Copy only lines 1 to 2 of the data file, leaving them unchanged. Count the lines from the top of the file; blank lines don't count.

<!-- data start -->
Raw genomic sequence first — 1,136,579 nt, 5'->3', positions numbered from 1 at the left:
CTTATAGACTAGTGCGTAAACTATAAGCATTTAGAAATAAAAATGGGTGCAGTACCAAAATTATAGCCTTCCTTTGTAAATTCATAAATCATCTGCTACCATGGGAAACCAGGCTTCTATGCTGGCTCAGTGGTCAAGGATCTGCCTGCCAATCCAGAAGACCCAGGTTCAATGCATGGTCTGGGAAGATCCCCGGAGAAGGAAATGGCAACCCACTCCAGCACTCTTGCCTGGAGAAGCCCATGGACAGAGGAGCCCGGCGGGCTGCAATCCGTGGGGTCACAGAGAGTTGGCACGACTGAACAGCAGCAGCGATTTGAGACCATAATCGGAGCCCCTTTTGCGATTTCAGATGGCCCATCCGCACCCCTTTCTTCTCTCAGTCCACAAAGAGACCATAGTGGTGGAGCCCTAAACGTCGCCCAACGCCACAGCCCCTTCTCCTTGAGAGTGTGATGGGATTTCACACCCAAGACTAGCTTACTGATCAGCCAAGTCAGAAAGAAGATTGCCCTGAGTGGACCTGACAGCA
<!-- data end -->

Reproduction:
Raw genomic sequence first — 1,136,579 nt, 5'->3', positions numbered from 1 at the left:
CTTATAGACTAGTGCGTAAACTATAAGCATTTAGAAATAAAAATGGGTGCAGTACCAAAATTATAGCCTTCCTTTGTAAATTCATAAATCATCTGCTACCATGGGAAACCAGGCTTCTATGCTGGCTCAGTGGTCAAGGATCTGCCTGCCAATCCAGAAGACCCAGGTTCAATGCATGGTCTGGGAAGATCCCCGGAGAAGGAAATGGCAACCCACTCCAGCACTCTTGCCTGGAGAAGCCCATGGACAGAGGAGCCCGGCGGGCTGCAATCCGTGGGGTCACAGAGAGTTGGCACGACTGAACAGCAGCAGCGATTTGAGACCATAATCGGAGCCCCTTTTGCGATTTCAGATGGCCCATCCGCACCCCTTTCTTCTCTCAGTCCACAAAGAGACCATAGTGGTGGAGCCCTAAACGTCGCCCAACGCCACAGCCCCTTCTCCTTGAGAGTGTGATGGGATTTCACACCCAAGACTAGCTTACTGATCAGCCAAGTCAGAAAGAAGATTGCCCTGAGTGGACCTGACAGCA